Praful Bidwai, Frontline Magazine,. 29 January 2011

International IPPNW Congress, Urania, Berlin, Germany. April 8 – 10, 2011

Nuclear Monitor Issue: 

Chernobyl: 25 Years After
Stop the Nuclear Timebomb – Abandon Nuclear Power Now!

25 years ago, the Chernobyl catastrophe changed the world. Millions of people were affected. 180,000 kilograms of highly radioactive material from inside the reactor were released into the air. The radioactive cloud did not stop at borders, it circled the world. Even now, the effects of the accident are still being suppressed.

Chernobyl opened our eyes to the dangers of nuclear technology. Nuclear energy kills. Not only when there is an accident but also all along the nuclear chain from uranium mining to nuclear waste. Even before one single kilowatt of electricity is produced, people are dying.

The technology required for nuclear energy also provides the wherewithal for the development of nuclear weapons. Thus, more reliance on nuclear energy increases the risk of proliferation and causes the number of states possessing nuclear weapons to grow.

Peace is dependent upon the abandonment of nuclear energy and converting to a decentralised system that supplies renewable energy – wars cannot be fought over the sun and the wind!

The Congress in Berlin aims to:

  • provide information on the effects of Chernobyl
  • analyse the risk potential of the nuclear chain
  • offer solutions for a world free from the nuclear threat
  • present possibilities for action.

You can get more information about the Congress, the speakers and how to register at: http://www.chernobylcongress.org/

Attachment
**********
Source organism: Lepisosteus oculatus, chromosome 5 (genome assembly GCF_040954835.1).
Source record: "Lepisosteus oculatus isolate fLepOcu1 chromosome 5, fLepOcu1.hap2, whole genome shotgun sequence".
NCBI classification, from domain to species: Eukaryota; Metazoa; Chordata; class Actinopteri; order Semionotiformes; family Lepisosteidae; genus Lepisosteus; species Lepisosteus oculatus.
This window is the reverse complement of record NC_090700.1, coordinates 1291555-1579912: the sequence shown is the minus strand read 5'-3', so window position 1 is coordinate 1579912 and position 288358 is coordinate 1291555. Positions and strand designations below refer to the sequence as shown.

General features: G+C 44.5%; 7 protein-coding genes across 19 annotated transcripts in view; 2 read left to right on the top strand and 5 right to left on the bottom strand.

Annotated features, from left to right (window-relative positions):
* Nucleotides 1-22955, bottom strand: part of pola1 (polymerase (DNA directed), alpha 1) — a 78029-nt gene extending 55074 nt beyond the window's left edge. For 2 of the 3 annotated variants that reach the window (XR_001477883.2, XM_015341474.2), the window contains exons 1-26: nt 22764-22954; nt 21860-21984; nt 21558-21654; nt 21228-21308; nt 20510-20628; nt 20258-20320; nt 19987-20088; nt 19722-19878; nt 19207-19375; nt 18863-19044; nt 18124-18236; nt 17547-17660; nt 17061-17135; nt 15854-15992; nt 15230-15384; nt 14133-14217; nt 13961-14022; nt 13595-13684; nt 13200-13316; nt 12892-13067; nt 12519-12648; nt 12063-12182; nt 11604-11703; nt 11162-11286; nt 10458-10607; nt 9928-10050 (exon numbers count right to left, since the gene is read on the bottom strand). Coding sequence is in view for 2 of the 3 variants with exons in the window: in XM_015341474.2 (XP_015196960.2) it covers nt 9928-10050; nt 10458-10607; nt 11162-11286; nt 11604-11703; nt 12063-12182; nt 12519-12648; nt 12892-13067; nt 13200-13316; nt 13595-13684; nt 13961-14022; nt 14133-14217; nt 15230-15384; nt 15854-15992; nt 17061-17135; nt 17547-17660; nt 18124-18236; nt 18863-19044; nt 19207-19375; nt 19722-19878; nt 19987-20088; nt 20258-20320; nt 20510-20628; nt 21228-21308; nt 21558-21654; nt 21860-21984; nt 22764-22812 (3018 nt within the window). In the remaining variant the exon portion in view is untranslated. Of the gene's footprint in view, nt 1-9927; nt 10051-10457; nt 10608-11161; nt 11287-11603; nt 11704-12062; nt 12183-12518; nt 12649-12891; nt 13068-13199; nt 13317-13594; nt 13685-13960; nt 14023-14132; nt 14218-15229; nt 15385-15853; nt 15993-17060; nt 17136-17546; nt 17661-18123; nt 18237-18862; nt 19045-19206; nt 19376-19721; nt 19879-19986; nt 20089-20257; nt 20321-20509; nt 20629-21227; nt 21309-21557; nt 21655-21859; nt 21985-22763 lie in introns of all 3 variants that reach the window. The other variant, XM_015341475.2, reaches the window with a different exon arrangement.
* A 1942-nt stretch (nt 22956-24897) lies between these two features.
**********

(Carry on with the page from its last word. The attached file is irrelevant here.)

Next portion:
We hope to see you in Berlin!


In brief

Nuclear Monitor Issue: 

Criticism South Korean UAE contract
A news program has belatedly exposed the fact that the South Korean government agreed to provide a loan covering approximately half the construction costs for the exportation of a nuclear power plant to the United Arab Emirates. While the government explained that this was part of ordinary power plant export financing, controversy has been flaring up as this revelation couples with previous controversies over inflation of the order amount and the deployment of troops to the UAE as a condition for receiving the order. A Jan. 30 episode of the MBC program 'News Magazine 2580' revealed that in the process of signing a contract with the UAE for the power plant export in December 2009, the South Korean government agreed to provide a loan for approximately US$10 billion (7.25 billion euro) of the total order amount of US$18.6 billion through Korea Eximbank. In addition, the program reported that the repayment period was set at 28 years, and that the transaction generates a loss due to the fact that South Korea, which has a lower credit rating than the UAE, has to borrow the money at high interest rates and lend it at low interest rates. The program also reported that the construction has encountered setbacks, including a delay in the groundbreaking ceremony from its originally scheduled date in late 2010, as the Korean government has encountered difficulties coming up with the promised US$10 billion loan.